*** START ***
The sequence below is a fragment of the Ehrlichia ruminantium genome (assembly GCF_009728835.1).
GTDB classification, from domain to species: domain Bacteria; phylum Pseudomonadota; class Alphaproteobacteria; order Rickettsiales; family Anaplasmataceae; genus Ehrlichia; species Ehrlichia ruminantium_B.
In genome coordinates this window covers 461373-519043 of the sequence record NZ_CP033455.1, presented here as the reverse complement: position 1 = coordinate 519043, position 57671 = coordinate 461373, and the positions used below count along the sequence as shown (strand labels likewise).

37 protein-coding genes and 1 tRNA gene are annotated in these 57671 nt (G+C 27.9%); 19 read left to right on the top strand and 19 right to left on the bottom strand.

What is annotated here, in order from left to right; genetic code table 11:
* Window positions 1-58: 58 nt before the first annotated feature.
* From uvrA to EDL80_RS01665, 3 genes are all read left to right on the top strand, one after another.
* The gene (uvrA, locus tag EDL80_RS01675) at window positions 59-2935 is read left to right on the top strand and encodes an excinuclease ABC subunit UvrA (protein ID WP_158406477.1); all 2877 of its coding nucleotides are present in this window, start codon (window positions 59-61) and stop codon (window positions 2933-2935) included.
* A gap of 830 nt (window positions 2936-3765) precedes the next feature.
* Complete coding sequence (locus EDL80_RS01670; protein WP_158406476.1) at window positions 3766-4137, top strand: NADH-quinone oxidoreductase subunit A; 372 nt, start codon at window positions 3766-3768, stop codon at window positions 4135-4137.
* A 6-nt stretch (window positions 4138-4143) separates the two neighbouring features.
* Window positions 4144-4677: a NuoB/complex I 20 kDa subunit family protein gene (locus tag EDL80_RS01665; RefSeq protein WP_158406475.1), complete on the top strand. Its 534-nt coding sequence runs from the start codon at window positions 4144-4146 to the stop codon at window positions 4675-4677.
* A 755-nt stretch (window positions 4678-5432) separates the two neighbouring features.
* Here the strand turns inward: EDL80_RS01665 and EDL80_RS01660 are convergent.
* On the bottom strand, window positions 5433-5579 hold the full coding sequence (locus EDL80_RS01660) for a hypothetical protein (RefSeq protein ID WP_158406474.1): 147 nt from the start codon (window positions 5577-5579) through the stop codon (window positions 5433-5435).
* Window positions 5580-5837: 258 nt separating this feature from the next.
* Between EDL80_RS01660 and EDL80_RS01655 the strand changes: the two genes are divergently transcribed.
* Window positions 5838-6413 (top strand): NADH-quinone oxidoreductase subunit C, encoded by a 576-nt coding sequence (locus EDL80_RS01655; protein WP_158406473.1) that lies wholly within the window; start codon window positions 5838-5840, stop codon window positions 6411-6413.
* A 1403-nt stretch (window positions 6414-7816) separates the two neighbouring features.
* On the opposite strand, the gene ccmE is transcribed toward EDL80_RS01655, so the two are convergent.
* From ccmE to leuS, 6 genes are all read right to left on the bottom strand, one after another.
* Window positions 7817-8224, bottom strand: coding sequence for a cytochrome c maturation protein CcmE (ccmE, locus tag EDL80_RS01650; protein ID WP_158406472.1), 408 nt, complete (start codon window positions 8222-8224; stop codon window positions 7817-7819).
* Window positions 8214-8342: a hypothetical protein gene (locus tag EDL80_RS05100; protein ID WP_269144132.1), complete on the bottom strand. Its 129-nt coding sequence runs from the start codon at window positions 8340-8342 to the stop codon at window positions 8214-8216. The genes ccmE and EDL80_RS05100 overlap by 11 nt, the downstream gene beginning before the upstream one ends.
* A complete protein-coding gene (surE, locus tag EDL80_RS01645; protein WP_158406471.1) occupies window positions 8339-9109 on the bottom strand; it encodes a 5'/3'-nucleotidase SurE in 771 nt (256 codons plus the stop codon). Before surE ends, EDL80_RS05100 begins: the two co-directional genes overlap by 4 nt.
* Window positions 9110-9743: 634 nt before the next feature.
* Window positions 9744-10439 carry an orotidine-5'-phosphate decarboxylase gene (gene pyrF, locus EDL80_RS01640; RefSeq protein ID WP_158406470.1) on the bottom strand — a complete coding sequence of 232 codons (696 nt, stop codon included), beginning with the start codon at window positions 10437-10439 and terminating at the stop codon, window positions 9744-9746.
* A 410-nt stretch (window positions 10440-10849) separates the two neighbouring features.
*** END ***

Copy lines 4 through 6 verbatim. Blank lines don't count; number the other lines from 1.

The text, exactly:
37 protein-coding genes and 1 tRNA gene are annotated in these 57671 nt (G+C 27.9%); 19 read left to right on the top strand and 19 right to left on the bottom strand.

What is annotated here, in order from left to right; genetic code table 11:
* Window positions 1-58: 58 nt before the first annotated feature.